Organizing Punches

One of the crafting items that I love the most happens to take up the most space—punches.  Even though they take up space I know that I will never stop collecting them.  So organizing punches is always in the forefront of my mind.

In support of my growing collection I have found a storage system that works for me.  I organize my punches in three different storage containers—drawers, an over the door shoe hanger, and mesh bins.  I keep the punches that I use the most often in drawers that are next to my primary work station.

Punch 1

I store my border punches and larger or heavier punches in an over the door shoe hanger. I keep this on the inside of a closet door so they are easy to access but still out of the way.  I then put all smaller punches or more seasonal shapes into a mesh bin that I keep inside a cupboard.

Punch 2
There are so many other ways to organize your punches—hanging them on curtain rods is a very attractive way to display and store your punches, or you could hang individual punches on drawer pulls.  You could attach guttering from a home improvement store to a storage unit or wall for another creative solution. If you are lucky enough to have built in drawers in your craft room, they are the perfect spot for organizing punches.

Punch 3Punch 4

You can store smaller punches with a spice rack or other furniture piece that has small, thin shelves.  Some of the new punches on the market work really well with thin shelving.  Martha Stewart Crafts punches all sit on end and look great displayed in a row.  The slim punches that EK Success just released are lightweight and take up little space so you can fit them in a lot of different places too.

Hopefully these tips for organizing punches will help you manage your collection. Whether you have a lot of punches or just a few, there are a lot of ways you can store your punches and finding one that works for you and your space is definitely the best option.  Whichever method you choose, I do recommend planning on a little space to grow…because somehow, no matter how many punches I have, I still find myself needing just a few more!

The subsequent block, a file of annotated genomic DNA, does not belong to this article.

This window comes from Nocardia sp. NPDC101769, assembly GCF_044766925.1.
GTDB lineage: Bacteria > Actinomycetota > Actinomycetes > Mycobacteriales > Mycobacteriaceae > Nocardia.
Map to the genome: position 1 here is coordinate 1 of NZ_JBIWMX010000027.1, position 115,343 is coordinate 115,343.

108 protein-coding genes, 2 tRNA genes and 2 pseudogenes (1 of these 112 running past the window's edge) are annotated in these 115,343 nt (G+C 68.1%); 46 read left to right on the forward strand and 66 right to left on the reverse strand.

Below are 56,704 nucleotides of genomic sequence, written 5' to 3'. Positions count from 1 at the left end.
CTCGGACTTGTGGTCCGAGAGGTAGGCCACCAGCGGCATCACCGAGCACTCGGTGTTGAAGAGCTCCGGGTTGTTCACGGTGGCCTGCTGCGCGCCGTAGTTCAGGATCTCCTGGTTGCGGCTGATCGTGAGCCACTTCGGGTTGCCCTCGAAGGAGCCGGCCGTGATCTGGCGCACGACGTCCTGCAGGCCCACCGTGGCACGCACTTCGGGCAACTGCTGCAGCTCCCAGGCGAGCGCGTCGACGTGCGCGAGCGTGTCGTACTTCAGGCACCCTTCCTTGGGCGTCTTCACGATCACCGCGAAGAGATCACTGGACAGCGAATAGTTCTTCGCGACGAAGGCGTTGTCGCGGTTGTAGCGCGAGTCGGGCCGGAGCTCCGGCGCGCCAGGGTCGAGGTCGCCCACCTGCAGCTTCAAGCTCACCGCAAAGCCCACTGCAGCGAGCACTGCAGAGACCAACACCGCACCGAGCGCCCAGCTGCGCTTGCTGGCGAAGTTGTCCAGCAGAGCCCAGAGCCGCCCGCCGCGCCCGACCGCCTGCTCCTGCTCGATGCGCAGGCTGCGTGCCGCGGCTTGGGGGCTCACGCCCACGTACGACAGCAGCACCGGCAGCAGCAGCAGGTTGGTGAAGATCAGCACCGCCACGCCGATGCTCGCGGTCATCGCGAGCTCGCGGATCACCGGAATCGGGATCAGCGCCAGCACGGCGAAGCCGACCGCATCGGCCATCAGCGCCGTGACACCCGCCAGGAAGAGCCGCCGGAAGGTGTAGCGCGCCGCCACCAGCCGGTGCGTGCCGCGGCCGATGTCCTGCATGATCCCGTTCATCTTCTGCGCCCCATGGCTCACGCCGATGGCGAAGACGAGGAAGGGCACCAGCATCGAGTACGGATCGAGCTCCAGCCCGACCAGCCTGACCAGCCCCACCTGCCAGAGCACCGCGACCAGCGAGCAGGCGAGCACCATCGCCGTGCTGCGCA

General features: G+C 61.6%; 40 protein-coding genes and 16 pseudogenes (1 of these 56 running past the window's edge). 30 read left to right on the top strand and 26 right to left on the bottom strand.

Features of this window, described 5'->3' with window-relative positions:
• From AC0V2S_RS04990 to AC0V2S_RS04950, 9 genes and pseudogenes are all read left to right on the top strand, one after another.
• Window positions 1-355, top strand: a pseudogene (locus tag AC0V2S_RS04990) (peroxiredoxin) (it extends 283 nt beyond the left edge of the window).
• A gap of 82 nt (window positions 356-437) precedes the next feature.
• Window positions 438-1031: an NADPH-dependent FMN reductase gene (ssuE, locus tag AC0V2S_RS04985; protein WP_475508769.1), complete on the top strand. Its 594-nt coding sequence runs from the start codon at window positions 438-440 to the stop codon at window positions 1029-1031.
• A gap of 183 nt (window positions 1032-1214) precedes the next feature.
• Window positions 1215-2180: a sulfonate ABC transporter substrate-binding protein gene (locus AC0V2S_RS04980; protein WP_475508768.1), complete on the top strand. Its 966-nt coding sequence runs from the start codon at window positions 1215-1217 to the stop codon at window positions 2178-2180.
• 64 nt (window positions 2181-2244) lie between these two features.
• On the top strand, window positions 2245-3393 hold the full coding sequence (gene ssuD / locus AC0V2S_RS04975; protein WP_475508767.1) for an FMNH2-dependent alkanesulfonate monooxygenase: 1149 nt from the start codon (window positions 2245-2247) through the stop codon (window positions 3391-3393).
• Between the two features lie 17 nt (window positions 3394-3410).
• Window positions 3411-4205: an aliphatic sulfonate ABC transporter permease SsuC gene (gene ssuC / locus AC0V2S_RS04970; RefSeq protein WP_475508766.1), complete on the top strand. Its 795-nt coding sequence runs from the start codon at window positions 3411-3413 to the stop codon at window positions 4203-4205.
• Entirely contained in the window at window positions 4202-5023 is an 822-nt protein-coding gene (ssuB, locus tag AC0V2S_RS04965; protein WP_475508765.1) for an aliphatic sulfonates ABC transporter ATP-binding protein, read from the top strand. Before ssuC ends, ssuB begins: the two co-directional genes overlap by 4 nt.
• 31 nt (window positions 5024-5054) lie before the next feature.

Author: Nicole Ratzlaff

Punch Maintenance

PunchesThere’s nothing that frustrates me more than trying to use a favorite punch and the resulted punch has rough edges or the punch jams and the paper is stuck in the punch. There are a few things you can do to keep your punches working smoothly before they start acting up.

Sharpen the blade: Like any blade, a punch will become dull after a lot of use. To remedy this situation and sharpen the blade; grab a piece of tinfoil from the kitchen, fold it in half and punch through the foil several times. If your punch is still dull you can repeat this process a couple of times in the event that your punch was really dull you can try a very fine grit sand paper. Be careful not to punch in the sandpaper too many times as you may damage the cutting surface of the mechanism, this may damage the surface of the punch blade.

Lubricate and clean the blade: Often times our punches get dirty from punching through papers with glitter, adhesive or other things and it’s necessary to clean and lubricate the blade to keep it from jamming. To do this, you’ll need a piece of waxed paper from the kitchen. Follow the same technique as you did with the tinfoil until your blade punches smoothly again. You should clean the blade with waxed paper after you have sharpened it with sandpaper to remove any remnants of the sandpaper.

If your punch has become jammed alerting you to the need for cleaning and sharpening don’t try to remove the paper by tearing it away. First, try wiggling the lever around from side to side to loosen it so it will un-jam itself. If this doesn’t work, try putting the punch in the freezer for a while. The coldness of the freezer causes the metal of the punch to shrink enough to remove the paper. Once the punch is in operable condition again sharpen and lubricate it with the methods as discussed above.

NOTE: Do not try to insert any tools in the punch as this may damage
it and result in a personal injury.

We spend a lot of money on our punches and they should last a long time. If you haven’t used a punch in a while, as you take it off the shelf and plan to work it into your project, give it a punch or two in tinfoil and waxed paper to keep it working smoothly and you should be able to use it for years to come.

Author: Catherine Matthews-Scanlon